Want to see what electrolysis does to a wooden boat?


 What Is Electrolysis?
I have published Chris McMullen’s comments below for 3 reasons:
1. Out of the blue, today I was sent the above 2 photos by a woody owner who has just discovered they have a time bomb ticking away. Bomb is a good analogy to use as the green wires in the bottom photo are the detonator 😦
2. The subject of electrolysis & wooden boats is topical at the moment
3. I’m passionate about saving our old wooden ladies.

You can read more on the subject here https://waitematawoodys.com/2016/04/28/electro-chemical-damage-in-wooden-boats/
To quote the dictionary – Electrolysis of water is the decomposition of water (H2O) into oxygen (O2) and hydrogen gas (H2) due to an electric current being passed through the water. Electrolysis of salt water or Brine – electrolysis turns NaCl + H2O in electrolysis will produce separated hydrogen gas, chlorine gas and sodium hydroxide*. *Sodium Hydroxide is also called Caustic Soda. It is used for pulping wood in the paper industry and on a boat it forms around any anode protected metal (Cathode) and softens the wood.
Lets check again in the dictionary – “The cause of Electrolysis?”
Electrolysis is due to an electric current being passed through the water or Brine. Surely, the way to prevent electrolysis on a wood boat is by eliminating any electric current passing through the wet wood.
There are two sources of electrical current on most boats.
1. The DC battery used for starting the engine and services. Stray currents are common,(can be very damaging) and hard to find on wooden boats. Any connected dissimilar underwater metals including anodes will create a galvanic current 24 hours a day. There should be no connected dissimilar metals underwater and keep the ships DC system isolated from any metal connected to the sea.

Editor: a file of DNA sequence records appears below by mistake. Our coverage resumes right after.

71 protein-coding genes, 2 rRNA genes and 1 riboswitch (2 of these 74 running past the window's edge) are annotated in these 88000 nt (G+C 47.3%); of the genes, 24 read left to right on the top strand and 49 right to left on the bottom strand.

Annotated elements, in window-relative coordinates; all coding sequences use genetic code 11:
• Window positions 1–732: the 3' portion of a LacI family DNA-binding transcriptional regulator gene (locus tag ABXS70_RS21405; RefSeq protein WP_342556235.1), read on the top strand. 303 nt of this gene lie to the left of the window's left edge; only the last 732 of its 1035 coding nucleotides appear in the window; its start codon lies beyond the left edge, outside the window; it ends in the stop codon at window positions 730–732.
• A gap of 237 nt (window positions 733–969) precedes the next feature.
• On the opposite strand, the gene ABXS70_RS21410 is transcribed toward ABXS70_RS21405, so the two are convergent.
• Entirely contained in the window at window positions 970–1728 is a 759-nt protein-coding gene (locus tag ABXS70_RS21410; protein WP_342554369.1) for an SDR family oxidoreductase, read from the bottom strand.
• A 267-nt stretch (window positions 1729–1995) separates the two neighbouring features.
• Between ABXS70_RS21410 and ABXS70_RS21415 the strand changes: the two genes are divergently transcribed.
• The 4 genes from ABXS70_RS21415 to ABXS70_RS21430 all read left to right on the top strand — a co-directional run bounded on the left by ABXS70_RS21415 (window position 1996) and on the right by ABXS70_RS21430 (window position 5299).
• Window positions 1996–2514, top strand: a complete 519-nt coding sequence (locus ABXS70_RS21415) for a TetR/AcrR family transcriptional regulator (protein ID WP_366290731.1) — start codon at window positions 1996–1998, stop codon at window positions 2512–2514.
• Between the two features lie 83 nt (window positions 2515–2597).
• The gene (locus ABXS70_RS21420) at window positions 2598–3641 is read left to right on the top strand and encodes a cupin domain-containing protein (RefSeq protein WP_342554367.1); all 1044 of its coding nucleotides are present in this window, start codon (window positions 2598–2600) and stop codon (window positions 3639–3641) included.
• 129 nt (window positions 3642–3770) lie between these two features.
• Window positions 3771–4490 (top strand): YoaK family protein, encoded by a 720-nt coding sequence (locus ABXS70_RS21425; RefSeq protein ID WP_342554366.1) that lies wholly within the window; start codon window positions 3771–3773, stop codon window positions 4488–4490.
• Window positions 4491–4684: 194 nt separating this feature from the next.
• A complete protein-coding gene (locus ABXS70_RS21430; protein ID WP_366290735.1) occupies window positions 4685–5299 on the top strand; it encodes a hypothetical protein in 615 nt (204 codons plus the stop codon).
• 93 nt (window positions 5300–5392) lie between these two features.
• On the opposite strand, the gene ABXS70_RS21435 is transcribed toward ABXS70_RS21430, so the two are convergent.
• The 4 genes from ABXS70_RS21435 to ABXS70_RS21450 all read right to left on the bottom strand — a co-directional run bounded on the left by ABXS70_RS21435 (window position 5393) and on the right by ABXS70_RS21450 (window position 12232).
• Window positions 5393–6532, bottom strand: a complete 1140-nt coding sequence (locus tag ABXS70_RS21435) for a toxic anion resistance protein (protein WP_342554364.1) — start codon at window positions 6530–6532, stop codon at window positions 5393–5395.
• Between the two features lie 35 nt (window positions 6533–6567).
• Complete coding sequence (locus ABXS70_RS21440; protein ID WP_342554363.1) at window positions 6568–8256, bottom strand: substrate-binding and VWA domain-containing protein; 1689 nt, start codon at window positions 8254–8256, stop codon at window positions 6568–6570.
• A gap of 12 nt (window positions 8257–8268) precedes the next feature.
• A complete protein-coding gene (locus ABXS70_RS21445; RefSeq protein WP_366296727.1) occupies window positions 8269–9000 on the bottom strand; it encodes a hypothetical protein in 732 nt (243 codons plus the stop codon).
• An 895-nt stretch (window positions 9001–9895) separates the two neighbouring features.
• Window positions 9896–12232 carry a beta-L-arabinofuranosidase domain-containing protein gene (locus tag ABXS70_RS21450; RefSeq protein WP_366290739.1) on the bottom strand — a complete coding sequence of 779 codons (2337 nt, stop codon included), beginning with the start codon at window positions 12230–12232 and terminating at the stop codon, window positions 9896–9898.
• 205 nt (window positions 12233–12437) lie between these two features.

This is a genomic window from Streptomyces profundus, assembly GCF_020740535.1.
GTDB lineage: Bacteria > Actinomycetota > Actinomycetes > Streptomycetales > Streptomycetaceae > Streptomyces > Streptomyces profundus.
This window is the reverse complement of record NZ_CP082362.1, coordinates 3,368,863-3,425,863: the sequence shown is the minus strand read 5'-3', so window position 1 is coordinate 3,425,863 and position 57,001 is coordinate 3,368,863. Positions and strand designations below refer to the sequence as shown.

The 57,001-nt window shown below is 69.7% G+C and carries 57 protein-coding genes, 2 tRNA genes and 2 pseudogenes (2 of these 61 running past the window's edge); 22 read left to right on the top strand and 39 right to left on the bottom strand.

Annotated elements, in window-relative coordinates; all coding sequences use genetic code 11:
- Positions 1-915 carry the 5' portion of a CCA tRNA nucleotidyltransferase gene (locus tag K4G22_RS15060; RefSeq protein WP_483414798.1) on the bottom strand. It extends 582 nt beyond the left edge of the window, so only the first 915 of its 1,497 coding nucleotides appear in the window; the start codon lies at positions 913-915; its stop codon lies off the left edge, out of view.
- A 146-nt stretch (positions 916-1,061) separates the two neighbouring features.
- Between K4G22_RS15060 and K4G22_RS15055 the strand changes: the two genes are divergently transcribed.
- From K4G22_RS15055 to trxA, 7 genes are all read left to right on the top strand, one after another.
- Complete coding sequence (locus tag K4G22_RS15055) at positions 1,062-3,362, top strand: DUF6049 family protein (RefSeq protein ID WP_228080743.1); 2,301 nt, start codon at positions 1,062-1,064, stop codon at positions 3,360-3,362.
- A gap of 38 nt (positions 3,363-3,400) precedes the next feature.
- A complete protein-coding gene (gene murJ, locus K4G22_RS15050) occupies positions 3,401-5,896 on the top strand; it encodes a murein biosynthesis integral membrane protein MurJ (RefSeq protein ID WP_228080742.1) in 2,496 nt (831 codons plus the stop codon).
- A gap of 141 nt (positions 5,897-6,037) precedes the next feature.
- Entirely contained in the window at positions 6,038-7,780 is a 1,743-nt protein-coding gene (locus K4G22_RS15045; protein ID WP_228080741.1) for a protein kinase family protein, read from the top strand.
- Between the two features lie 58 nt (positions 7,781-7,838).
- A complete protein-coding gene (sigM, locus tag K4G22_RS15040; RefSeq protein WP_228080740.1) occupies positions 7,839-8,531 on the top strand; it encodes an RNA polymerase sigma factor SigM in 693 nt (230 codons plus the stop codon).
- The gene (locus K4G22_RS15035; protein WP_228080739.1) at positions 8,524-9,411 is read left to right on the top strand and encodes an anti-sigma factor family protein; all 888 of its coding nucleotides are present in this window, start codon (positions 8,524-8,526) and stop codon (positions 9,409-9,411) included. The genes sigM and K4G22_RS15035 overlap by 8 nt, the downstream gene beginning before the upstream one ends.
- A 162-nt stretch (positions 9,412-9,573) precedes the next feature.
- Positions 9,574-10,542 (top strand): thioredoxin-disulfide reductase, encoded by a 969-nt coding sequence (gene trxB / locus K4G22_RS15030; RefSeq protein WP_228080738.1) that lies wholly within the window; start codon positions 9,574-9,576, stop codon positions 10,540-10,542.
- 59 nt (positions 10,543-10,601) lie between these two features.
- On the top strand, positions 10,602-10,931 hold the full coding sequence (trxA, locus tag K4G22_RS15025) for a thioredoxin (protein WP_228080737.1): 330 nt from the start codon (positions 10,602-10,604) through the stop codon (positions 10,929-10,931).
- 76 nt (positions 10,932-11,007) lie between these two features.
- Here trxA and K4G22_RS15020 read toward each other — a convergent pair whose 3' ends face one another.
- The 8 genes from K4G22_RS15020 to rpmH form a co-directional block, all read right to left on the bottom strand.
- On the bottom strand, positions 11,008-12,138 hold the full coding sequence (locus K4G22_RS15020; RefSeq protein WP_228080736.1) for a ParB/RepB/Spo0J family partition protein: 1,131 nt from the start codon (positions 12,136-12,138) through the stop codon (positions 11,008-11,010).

2. Bonding makes a circuit and encourages stray and galvanic currents; the result will be electrolysis and degradation of the wood around metal hardware.
Protecting marine metals (bronze or copper) with an anode is pointless and sets up a current and causes electrolysis that again produces sodium hydroxide that pulps the timber in a wooden hull. If you have brass or manganese bronze underwater, an anode may help protect the metal but set up a galvanic current with resultant damage to the wood surrounding the cathode or protected metal.      

See on Google – graphic descriptions of exactly what happens on our boats if we create an anode and a cathode. Chlorine gas is produced at the anode and hydrogen gas at the cathode.


Whether we like it or not, the brine around any cathode or protected metal converts to sodium hydroxide (caustic soda) and this is fatal to a wooden boat.

The solution is very simple – you should not use anodes on a wooden boat.
Anodes are necessary / desirable on steel structures where there is no wood. To use them on a wooden boat is a relatively new idea or myth designed as a solution looking for a problem. On wooden boats it has been proved worldwide to be a disaster but some in the NZ marine industry refuse to admit they have been wrong and continue to promote this profitable business.

The Logan’s, Baileys and Colin Wild never used anodes or bonding and neither should anyone who cares for their wooden boat.

 Read http://mgduff.co.uk/support/knowledge-base/questions/what-is-electrochemical-decay-in-wooden-vessels  

If you would like some more technical evidence read. http://www.mcclavemarine.com/text%20pdfs/Corrosion.and.Corrosion.Protection.Wooden.Boats.pdf

P.S. Chris would like to advise that he has had no input or involvement in any organised discussions on the topic of electrolysis & wooden boats.

13 thoughts on “Want to see what electrolysis does to a wooden boat?

  1. Pingback: LOVING YOUR BOAT TO DEATH – Electro-chemical Destruction / Underwater Rot | waitematawoodys.com #1 for classic wooden boat stories, info, advice & news – updated daily

  2. My uncle has a large 1940’s wooden launch, it has never had anodes and no corrosion of metals. Also no delignification in sight.